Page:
If your flight is delayed then you could be entitled to compensation. Submit your claim for free via Resolver and get up to €600 (around $900 Canadian) per person. Start your claim by searching for a company in the box below.

Flight delays

Flight delays affect thousands of people every year. Some delays are unavoidable for airlines, like those flights impacted by wildfire smoke in B.C. in 2018.

However, the good news is that there are laws protecting your rights if the fault is with the airline – and if the delays are significant. This varies depending on where you are flying from, your arrival destination, and which airline you are flying with. So, whether you're travelling on Air Canada from Vancouver to London, England, or taking a short hop on Porter from Toronto to Ottawa, read on to find out more.

Making your claim using Resolver is totally free - we don't take a percentage of your compensation.


EU regulated flights

All flights either to an EU country (on an EU operated airline) or from countries in the EU (also including Iceland, Liechtenstein, Norway and Switzerland), are covered by EU regulation known as 261/2004. This governs your right to care at the airport and compensation/refunds should you experience significant delays.

You can claim for air compensation once the flight is delayed for more than three hours, as long as the delay wasn’t under ‘extraordinary circumstances’ such as weather and other circumstances completely out of the airline’s control. 

  1. Delays must be over 3 hours to claim

    The arrival time is when the plane opened at least one of its doors. If this time is more than 3 hours greater than the scheduled arrival time then you should be eligible, as long as the delay is caused by extraordinary circumstances.

  2. Delays must be caused by extraordinary circumstances to claim

    Extraordinary circumstances are things that are deemed to be out of the airlines control. The airline therefore isn't responsible for the impact of these events on their flights. Examples of these include extreme weather (e.g. lightning storms), strikes that are not related to the airline itself (e.g. baggage handlers, air traffic control), acts of terrorism.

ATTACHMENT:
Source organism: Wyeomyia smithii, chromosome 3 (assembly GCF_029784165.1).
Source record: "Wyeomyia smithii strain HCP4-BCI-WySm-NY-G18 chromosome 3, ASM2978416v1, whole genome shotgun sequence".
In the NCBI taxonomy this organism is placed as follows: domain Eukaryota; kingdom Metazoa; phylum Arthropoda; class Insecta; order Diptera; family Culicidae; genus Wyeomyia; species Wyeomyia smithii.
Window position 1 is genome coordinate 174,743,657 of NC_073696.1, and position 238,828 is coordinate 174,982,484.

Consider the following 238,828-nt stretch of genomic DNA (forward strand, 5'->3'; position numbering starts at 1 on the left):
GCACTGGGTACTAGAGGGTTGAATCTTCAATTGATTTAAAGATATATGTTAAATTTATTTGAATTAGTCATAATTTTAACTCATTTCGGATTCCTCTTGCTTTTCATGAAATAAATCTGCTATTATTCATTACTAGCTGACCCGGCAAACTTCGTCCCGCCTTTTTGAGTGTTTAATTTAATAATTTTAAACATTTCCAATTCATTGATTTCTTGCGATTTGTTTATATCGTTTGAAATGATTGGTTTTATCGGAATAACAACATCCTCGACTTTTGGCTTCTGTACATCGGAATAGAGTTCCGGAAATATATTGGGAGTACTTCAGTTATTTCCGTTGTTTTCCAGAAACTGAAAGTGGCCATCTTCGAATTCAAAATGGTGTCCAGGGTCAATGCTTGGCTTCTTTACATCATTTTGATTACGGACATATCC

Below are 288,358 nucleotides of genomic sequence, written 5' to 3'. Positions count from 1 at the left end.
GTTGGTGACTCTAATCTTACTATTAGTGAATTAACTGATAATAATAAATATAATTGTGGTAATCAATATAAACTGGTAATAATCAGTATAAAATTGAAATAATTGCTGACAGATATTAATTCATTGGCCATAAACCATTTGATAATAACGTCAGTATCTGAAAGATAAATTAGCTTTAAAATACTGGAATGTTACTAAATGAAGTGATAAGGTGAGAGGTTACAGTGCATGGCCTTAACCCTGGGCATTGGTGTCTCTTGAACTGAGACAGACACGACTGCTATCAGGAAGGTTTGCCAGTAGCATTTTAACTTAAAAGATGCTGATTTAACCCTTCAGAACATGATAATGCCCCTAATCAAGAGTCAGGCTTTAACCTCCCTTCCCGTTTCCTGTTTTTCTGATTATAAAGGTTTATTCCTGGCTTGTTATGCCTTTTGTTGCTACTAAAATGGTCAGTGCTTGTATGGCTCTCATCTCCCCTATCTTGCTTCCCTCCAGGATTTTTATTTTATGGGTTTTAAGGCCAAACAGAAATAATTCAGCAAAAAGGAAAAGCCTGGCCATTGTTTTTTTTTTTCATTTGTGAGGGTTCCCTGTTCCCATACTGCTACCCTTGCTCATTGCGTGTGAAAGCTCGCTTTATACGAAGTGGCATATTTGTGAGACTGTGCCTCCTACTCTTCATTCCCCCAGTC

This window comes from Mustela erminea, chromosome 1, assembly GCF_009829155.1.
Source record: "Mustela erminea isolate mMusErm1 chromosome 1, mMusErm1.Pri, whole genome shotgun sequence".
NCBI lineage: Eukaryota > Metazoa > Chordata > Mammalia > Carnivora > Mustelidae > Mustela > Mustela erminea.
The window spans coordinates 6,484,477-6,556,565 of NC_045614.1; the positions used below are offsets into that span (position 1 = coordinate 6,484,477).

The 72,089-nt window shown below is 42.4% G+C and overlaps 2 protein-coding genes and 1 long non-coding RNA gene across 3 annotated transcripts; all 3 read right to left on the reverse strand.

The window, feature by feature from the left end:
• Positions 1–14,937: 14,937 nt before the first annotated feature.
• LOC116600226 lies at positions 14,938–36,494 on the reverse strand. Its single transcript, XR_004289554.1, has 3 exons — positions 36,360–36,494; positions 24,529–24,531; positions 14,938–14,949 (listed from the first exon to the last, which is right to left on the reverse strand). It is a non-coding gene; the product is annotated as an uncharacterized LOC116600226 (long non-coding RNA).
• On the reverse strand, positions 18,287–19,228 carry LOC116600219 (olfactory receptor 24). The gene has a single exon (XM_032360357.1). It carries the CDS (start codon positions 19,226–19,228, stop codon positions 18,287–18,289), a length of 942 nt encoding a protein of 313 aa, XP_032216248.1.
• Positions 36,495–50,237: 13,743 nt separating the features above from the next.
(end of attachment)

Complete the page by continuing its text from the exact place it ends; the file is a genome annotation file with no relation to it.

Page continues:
Technical difficulties do not count as extraordinary. Of course, we all hope that technical difficulties are infrequent (!), but it has been ruled that these do not count as extraordinary. This means if your delay was caused by technical difficulties you may be eligible

  3. Can I claim if a delayed flight has made me miss a connection?

    If you've bought the tickets as part of the same booking, yes!

    As long as you are either departing from or flying to an EU territory (on an EU operated airline if flying to the EU) with a stopover in a non-EU territory, you can get compensation for any delays that might occur – even if they happen on part of the journey that's outside the EU!

  4. How much am I owed?

    Flight delay compensation can be between 250 to 600 euros depending on the flight distance and delay length. The length of your flight delay is counted from when the doors are opened on the plane and not when it lands (as some airlines may claim).

    Flight delay compensation table
    Flight distance Delay length Entitlement
    Up to 1,500km 3 hours + €250
    Any flight within the EU over 1,500km or
    any other flight between 1,500km and 3,500km
    3+ hours €400
    More than 3,500km 3 to 4 hours €300
    More than 3,500km 4 hours + €600

    Check the distance of your original flight here

  5. What's the five-hour refund rule?

    Once your EU regulated short-haul flight (less than 932 miles) has been delayed for more than five hours, you are entitled to a refund if you no longer wish to travel.

    You will also receive a refund for any unused parts of your booking (for instance, the return flight), and a flight back to your departure airport if you’ve already completed part of your journey.